New Zealand Commercial Design Trends Series NZ Commercial Design Trends Vol. 30/10A - Page 17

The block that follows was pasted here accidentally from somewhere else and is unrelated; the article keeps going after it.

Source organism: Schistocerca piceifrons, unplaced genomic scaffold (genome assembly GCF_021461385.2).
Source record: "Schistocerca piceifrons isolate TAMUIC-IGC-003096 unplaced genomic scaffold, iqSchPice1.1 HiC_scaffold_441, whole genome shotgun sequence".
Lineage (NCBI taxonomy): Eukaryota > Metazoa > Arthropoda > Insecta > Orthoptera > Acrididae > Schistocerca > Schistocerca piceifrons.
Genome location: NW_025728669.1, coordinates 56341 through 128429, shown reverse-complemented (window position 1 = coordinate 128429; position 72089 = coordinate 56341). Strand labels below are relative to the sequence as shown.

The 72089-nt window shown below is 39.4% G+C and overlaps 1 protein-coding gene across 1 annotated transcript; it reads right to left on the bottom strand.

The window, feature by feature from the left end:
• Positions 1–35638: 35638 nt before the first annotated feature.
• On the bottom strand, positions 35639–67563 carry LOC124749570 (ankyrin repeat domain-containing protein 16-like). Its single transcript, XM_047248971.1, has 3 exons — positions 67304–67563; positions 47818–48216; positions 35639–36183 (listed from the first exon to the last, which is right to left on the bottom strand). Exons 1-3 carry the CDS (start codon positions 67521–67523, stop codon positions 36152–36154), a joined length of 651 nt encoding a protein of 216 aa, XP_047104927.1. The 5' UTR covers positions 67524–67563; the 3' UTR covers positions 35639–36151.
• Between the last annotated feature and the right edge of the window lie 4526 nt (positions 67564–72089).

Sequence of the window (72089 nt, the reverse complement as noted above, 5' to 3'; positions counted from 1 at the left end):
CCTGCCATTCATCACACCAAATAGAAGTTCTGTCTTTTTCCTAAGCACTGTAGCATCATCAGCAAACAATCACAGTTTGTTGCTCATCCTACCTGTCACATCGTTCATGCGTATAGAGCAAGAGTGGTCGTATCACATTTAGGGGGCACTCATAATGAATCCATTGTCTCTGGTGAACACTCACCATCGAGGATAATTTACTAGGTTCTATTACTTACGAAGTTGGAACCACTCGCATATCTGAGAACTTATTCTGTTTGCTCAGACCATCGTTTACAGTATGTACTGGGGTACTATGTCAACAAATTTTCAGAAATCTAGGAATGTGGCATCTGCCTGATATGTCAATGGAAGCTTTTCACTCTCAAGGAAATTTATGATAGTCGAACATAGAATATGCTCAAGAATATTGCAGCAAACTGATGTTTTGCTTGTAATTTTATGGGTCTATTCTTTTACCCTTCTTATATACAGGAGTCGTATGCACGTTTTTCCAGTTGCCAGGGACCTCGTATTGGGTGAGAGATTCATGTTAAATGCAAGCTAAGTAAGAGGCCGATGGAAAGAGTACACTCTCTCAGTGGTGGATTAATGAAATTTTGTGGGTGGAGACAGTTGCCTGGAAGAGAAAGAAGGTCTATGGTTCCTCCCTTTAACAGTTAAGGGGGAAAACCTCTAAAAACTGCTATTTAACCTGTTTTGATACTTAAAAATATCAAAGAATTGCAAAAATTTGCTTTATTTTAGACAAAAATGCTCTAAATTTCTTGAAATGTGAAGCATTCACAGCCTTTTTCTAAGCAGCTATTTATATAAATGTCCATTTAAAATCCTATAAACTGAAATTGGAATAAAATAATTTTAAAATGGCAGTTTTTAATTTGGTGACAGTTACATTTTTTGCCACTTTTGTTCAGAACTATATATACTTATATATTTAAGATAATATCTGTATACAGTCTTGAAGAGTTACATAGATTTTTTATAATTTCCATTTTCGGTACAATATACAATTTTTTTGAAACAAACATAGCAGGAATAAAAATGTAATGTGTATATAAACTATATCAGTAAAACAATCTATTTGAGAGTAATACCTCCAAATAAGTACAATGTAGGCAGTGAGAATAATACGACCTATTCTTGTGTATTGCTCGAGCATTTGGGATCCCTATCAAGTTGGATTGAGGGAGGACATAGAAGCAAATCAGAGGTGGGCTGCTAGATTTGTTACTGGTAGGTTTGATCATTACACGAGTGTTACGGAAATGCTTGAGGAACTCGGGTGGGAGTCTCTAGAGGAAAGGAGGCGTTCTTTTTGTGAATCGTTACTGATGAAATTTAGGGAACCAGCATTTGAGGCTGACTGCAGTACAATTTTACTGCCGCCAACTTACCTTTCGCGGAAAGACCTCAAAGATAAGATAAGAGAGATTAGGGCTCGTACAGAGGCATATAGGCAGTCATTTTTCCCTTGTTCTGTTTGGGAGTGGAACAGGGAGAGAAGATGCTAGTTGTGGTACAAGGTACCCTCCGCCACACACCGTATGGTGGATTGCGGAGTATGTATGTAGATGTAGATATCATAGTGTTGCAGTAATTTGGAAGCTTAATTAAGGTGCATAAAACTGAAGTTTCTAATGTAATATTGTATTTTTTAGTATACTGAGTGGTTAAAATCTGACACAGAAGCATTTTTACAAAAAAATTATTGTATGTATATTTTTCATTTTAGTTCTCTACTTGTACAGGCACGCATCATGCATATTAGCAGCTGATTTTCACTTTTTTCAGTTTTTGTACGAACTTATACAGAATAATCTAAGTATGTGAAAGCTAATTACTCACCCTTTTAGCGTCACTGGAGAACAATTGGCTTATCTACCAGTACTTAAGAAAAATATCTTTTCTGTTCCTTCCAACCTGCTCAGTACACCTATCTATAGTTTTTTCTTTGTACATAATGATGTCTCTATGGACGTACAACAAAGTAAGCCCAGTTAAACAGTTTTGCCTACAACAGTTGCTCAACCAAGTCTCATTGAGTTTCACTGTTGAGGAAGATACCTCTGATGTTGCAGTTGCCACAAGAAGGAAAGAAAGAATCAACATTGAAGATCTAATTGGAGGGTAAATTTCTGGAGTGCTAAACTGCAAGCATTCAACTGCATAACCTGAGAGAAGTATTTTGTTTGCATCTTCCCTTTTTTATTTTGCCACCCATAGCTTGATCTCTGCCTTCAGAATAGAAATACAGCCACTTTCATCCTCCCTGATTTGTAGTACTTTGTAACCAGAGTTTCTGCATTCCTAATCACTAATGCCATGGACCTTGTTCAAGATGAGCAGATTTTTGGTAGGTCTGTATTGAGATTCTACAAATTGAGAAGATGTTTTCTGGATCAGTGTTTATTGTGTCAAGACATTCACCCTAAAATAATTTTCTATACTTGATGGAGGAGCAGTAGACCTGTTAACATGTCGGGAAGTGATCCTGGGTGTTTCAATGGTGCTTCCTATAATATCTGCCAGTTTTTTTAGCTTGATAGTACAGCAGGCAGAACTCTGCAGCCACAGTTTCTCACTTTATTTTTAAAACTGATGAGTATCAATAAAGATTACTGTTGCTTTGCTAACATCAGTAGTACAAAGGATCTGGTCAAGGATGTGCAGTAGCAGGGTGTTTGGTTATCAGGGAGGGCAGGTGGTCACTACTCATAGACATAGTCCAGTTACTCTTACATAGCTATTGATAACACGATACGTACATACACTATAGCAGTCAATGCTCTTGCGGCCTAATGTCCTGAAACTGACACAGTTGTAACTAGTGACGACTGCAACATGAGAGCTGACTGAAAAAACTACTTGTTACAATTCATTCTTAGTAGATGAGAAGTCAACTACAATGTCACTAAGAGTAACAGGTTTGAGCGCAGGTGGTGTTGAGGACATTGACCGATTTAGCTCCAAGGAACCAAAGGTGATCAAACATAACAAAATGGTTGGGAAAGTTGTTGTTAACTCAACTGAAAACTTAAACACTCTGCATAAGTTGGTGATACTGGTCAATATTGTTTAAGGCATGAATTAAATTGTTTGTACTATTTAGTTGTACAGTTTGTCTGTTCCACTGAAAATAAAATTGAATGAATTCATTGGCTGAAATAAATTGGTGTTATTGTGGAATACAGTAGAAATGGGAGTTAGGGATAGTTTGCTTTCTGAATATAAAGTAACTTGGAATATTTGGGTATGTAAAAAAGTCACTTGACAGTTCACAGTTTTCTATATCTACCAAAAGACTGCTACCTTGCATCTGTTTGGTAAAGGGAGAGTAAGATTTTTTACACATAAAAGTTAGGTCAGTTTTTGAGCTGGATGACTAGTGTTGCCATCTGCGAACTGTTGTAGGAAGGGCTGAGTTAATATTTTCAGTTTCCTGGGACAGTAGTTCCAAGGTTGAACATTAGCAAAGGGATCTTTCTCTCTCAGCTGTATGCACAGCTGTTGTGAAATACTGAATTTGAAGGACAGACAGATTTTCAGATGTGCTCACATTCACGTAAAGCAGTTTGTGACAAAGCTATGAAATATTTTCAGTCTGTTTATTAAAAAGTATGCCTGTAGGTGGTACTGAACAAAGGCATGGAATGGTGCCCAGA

Left:White limestone forms a sculptural staircase in the foyer. The stairs appear to turn upwards and peel off to meet with a ribbon bulkhead that links back to the two entries Below:While natural light illuminates the translucent panels at the ends of the building, the panels at the sides are backlit with LED lighting. A white ceiling reinforces the sense of the foyer being an enclosed white box. Story by Colleen Hawkes Photography by John Gollings also defined by a curved rooftop feature with large Alucobond louvres that reflect different patterns of sunlight at different times of the day. The glazing on another elevation has a stepped form that articulates the levels to which the lift banks rise – there are fewer lifts to the upper levels, which consequently have greater floor areas. Sustainability is another key feature of the project – the tower is the largest building in New South Wales to achieve a 6 Star Green Office Design v2 rating from the Green Building Council of Australia. Even the heritage building benefits, says McPeake. “Legion House receives little sun or wind making these unsuitable as renewable energy sources. Instead, the building receives its energy from a process called biomass gasification.” Legion House utilises the commercial paper waste generated from the ANZ tower. This is shredded and compressed to form paper briquettes, which are used in the gasification plant to produce Syngas. “This is effectively a carbon-zero energy source as the greenhouse gases released in the energy production equal that absorbed in creating the biomass,” the architect says. Other sustainability measures at Liberty Place include two 450kW tri-generation plants that generate electricity, heating and cooling for the air conditioning, hot water systems and high-efficiency chillers. The building also has an active chilledbeam perimeter zone with low temperature VAV central zone, a high-performance thermally shielded glass exterior, rainwater harvesting, scheduled lighting to reduce power consumption, and external sun sensors and automated blinds for glare control. And to ensure a comfortable work environment, the introduction of outside air is 150% of the ventilation rate required by Australian standards. resources & more images 45413 at search fjmt at search | save | share at 15